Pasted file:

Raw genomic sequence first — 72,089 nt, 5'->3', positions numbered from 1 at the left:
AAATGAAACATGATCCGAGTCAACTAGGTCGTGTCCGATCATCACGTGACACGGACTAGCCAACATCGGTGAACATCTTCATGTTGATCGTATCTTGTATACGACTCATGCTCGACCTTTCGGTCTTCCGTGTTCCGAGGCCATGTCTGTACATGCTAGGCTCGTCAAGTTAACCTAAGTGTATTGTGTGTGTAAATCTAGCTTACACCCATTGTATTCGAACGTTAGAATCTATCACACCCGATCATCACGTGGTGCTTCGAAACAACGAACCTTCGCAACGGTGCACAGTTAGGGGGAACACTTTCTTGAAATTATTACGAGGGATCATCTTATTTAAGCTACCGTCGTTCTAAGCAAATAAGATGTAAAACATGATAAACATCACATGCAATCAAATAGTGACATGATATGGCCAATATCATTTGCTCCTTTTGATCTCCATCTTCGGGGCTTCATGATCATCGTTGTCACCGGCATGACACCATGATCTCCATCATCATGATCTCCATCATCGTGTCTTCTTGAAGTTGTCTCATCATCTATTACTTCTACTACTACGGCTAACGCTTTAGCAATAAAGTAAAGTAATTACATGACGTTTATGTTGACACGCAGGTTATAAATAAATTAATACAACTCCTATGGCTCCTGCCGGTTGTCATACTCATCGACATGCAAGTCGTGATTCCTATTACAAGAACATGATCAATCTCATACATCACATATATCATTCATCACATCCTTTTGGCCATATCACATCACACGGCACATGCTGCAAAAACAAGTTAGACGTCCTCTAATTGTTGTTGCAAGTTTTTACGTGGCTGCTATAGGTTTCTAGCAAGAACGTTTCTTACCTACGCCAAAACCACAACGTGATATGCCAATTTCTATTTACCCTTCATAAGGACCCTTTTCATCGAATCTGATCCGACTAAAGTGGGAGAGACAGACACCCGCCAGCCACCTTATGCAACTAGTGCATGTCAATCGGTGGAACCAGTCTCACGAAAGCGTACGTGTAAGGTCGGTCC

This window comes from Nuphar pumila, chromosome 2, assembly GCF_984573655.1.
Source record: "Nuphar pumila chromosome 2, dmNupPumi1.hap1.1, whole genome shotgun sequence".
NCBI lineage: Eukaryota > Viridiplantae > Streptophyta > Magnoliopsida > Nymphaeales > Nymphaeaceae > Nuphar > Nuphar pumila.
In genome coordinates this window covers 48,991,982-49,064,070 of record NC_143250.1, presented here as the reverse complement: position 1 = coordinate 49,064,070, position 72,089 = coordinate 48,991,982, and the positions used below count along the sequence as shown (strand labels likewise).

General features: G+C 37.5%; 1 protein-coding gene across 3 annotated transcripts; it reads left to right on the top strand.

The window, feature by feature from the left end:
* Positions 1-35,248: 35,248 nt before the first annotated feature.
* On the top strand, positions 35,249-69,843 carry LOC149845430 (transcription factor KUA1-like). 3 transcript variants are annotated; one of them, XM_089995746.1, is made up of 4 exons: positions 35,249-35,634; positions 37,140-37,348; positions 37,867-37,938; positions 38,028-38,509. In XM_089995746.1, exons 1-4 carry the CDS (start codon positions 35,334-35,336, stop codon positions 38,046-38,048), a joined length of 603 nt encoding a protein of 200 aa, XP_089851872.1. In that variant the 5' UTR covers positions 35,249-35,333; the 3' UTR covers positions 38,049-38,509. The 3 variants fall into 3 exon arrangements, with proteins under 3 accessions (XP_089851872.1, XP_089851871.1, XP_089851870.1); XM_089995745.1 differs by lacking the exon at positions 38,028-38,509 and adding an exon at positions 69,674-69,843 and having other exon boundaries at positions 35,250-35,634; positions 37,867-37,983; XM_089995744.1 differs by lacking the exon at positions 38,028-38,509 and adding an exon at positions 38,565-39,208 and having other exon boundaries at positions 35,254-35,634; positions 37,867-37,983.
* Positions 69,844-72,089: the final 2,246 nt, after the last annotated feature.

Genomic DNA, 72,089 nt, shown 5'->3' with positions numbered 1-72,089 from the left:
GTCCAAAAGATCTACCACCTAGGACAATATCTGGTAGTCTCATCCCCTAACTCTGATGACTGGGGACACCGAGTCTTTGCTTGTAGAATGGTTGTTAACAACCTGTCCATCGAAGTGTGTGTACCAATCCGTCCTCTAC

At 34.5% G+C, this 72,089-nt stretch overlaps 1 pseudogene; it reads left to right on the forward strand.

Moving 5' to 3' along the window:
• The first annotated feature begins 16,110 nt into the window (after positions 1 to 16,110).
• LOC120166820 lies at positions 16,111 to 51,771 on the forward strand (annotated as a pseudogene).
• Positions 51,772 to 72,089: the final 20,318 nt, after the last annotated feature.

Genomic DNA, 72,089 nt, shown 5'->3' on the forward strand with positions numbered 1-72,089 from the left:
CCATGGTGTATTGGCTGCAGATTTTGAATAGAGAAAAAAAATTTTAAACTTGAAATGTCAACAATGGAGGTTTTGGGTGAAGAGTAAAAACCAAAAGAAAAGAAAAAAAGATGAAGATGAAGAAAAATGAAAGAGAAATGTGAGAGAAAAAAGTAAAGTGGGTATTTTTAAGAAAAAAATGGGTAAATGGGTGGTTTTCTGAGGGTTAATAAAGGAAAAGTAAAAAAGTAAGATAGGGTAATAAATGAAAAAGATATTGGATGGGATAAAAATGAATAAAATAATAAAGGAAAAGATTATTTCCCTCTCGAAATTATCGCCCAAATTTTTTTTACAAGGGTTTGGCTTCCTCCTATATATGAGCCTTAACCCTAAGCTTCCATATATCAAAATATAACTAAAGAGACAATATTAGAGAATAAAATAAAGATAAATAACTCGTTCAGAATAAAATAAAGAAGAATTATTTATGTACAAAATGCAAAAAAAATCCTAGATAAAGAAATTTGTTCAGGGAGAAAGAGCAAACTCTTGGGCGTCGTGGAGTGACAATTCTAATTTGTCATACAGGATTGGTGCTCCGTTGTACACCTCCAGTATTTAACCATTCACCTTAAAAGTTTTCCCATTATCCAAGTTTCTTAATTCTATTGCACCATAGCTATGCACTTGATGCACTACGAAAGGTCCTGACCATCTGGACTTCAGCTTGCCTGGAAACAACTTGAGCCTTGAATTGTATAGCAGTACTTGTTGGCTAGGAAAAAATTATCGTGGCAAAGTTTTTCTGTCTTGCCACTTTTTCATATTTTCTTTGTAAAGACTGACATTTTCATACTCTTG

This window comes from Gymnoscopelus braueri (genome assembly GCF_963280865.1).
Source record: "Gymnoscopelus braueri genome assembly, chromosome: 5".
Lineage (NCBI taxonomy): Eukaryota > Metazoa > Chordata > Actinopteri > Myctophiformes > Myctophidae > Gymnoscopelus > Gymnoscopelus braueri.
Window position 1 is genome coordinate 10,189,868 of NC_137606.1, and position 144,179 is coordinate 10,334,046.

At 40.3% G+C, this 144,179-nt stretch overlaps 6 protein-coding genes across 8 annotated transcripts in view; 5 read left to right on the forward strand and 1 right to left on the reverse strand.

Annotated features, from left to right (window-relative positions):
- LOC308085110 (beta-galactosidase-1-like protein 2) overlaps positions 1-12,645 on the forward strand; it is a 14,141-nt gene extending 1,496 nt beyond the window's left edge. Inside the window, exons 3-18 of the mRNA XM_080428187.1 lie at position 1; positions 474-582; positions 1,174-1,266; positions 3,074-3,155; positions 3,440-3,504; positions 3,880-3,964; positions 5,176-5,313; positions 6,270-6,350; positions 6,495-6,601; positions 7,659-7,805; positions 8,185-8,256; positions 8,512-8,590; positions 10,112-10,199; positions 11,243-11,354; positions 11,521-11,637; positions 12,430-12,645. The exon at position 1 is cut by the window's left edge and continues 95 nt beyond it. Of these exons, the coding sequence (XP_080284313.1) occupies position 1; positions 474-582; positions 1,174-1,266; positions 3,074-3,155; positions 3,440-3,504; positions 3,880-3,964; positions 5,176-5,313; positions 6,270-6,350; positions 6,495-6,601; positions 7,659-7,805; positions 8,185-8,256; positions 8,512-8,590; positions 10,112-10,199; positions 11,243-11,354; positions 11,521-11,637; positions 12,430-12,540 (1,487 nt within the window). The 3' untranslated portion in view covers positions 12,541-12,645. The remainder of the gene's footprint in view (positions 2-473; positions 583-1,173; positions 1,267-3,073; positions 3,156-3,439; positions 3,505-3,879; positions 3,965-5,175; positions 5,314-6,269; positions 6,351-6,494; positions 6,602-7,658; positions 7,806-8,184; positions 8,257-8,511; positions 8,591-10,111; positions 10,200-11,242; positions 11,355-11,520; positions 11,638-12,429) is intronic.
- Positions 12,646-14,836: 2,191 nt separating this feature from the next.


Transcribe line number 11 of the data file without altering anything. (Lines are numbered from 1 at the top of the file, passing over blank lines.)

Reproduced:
* Positions 69,844-72,089: the final 2,246 nt, after the last annotated feature.